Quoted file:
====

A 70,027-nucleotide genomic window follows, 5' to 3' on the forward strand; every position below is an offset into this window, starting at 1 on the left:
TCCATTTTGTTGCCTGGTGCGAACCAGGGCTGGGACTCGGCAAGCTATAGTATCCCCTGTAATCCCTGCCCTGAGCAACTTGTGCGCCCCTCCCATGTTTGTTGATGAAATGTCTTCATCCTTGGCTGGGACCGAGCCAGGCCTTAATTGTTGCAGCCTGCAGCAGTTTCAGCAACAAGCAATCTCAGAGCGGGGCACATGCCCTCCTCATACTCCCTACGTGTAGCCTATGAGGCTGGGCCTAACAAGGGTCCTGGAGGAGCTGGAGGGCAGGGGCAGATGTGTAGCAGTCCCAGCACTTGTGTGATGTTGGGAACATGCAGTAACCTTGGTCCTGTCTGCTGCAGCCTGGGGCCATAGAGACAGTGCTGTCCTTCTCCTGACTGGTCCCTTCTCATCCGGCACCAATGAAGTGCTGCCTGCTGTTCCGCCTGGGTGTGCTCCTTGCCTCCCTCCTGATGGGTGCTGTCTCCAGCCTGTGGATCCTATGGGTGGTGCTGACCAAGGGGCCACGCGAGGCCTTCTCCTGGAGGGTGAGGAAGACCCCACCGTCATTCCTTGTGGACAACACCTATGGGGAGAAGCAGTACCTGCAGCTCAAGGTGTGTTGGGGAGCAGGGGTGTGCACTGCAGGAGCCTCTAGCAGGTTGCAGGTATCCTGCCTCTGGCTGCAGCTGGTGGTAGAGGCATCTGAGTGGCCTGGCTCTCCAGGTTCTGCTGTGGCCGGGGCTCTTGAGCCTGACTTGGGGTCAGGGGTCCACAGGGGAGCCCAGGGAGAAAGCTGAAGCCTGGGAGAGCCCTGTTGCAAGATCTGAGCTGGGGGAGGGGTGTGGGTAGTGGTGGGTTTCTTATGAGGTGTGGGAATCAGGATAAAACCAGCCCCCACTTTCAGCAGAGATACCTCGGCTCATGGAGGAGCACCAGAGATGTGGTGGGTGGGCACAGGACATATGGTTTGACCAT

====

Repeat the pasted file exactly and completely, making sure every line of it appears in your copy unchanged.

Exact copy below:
A 70,027-nucleotide genomic window follows, 5' to 3' on the forward strand; every position below is an offset into this window, starting at 1 on the left:
TCCATTTTGTTGCCTGGTGCGAACCAGGGCTGGGACTCGGCAAGCTATAGTATCCCCTGTAATCCCTGCCCTGAGCAACTTGTGCGCCCCTCCCATGTTTGTTGATGAAATGTCTTCATCCTTGGCTGGGACCGAGCCAGGCCTTAATTGTTGCAGCCTGCAGCAGTTTCAGCAACAAGCAATCTCAGAGCGGGGCACATGCCCTCCTCATACTCCCTACGTGTAGCCTATGAGGCTGGGCCTAACAAGGGTCCTGGAGGAGCTGGAGGGCAGGGGCAGATGTGTAGCAGTCCCAGCACTTGTGTGATGTTGGGAACATGCAGTAACCTTGGTCCTGTCTGCTGCAGCCTGGGGCCATAGAGACAGTGCTGTCCTTCTCCTGACTGGTCCCTTCTCATCCGGCACCAATGAAGTGCTGCCTGCTGTTCCGCCTGGGTGTGCTCCTTGCCTCCCTCCTGATGGGTGCTGTCTCCAGCCTGTGGATCCTATGGGTGGTGCTGACCAAGGGGCCACGCGAGGCCTTCTCCTGGAGGGTGAGGAAGACCCCACCGTCATTCCTTGTGGACAACACCTATGGGGAGAAGCAGTACCTGCAGCTCAAGGTGTGTTGGGGAGCAGGGGTGTGCACTGCAGGAGCCTCTAGCAGGTTGCAGGTATCCTGCCTCTGGCTGCAGCTGGTGGTAGAGGCATCTGAGTGGCCTGGCTCTCCAGGTTCTGCTGTGGCCGGGGCTCTTGAGCCTGACTTGGGGTCAGGGGTCCACAGGGGAGCCCAGGGAGAAAGCTGAAGCCTGGGAGAGCCCTGTTGCAAGATCTGAGCTGGGGGAGGGGTGTGGGTAGTGGTGGGTTTCTTATGAGGTGTGGGAATCAGGATAAAACCAGCCCCCACTTTCAGCAGAGATACCTCGGCTCATGGAGGAGCACCAGAGATGTGGTGGGTGGGCACAGGACATATGGTTTGACCAT